Josephine Bosma on Fri, 9 Oct 1998 15:46:09 +0200 (MET DST)

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<nettime> gated communities

This mail is a protest against the removal of antiorp from the three
mailinglists this mail is going to. At the same time it is a contemplation
of what these lists mean to me and maybe to others. What is it, that
people get so uptight over having to delete mails. I am sure they delete
most of the other postings too without ever reading them. Do we have the
lists we have like we have 'the right newspaper' or magazine? Just to give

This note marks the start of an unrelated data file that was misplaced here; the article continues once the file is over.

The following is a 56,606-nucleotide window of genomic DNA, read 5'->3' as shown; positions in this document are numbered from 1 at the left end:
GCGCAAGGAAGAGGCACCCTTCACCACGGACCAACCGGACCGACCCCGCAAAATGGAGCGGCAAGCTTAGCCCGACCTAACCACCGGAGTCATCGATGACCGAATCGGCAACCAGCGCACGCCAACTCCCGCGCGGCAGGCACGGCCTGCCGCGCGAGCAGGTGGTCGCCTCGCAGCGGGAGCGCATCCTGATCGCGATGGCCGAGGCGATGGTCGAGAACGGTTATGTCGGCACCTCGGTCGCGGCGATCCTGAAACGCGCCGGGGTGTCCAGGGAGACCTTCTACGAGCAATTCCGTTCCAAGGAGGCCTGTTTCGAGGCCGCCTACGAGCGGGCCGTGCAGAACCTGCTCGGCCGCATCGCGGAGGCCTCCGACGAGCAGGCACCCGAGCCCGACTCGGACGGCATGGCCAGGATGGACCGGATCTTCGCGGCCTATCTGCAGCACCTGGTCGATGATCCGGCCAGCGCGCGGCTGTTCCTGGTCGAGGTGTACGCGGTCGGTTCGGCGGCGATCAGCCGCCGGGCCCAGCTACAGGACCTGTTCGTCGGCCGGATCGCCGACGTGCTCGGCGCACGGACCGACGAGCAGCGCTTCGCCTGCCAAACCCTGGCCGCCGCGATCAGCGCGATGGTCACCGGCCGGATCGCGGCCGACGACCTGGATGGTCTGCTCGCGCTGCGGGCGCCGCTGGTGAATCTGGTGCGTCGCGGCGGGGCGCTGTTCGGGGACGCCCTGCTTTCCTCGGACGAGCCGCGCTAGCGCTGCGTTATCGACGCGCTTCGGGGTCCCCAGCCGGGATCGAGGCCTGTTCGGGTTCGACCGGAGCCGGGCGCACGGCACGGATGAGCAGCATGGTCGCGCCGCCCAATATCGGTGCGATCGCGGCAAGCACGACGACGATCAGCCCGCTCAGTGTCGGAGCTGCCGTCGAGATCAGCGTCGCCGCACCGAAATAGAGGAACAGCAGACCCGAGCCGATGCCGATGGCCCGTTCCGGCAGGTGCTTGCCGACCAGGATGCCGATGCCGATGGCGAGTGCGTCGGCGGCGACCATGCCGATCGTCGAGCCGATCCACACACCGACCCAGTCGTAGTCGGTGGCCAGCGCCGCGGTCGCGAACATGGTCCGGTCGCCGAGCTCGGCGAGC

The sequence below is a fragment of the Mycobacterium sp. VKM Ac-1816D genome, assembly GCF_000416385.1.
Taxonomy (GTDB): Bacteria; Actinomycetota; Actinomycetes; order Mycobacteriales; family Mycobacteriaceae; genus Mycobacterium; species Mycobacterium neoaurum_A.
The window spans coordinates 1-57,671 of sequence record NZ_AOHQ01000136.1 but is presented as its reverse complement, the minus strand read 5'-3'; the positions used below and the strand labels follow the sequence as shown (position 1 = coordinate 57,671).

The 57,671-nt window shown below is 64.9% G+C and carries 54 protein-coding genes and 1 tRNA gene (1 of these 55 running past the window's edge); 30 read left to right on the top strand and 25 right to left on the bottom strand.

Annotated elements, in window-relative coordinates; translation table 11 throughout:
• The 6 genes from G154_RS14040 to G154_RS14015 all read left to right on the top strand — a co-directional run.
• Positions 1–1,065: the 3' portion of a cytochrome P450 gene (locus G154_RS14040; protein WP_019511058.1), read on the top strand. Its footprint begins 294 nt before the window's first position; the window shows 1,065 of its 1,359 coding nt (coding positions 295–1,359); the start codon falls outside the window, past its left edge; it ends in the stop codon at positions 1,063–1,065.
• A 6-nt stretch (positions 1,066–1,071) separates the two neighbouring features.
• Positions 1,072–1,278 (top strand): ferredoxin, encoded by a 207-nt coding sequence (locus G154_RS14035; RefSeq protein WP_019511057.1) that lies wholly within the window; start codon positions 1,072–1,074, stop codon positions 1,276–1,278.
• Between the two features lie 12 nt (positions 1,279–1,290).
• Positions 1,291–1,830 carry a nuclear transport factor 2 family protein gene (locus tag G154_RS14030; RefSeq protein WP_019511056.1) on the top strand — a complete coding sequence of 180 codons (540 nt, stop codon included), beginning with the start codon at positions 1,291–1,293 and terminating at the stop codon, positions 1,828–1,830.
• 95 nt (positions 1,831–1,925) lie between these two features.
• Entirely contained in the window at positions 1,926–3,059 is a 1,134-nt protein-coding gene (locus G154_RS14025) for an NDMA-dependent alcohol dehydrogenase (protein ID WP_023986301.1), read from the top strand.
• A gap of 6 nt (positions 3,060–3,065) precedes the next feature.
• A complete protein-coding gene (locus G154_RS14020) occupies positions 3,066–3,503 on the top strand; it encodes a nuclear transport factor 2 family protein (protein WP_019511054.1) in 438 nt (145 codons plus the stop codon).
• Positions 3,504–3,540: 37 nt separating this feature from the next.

ourselves the idea we are on the right track, because at least we know the
headers of the latest thread that was produced by some people that know
what is best for us?

The problem is complex because it has been lying around for too long. The
problem is that we never really talk about the tool and manner we chose to
communicate with. Nettime listowners once said: it is not useful to
discuss the list on the list. Why is it not useful? Is it useful to let a
list bleed to death, miss loads of chances to enhance a discussion and
miss chances to understand better what we are doing?

The three lists are very different, but all seem to have the pretention to
be some sort of community that is heading for the best there is to offer
in the particular subject it is dedicated to. The lists are supposed to be
critical and in search of new paths that fit with the medium it is
situated in. I think throwing someone like antiorp off is not going to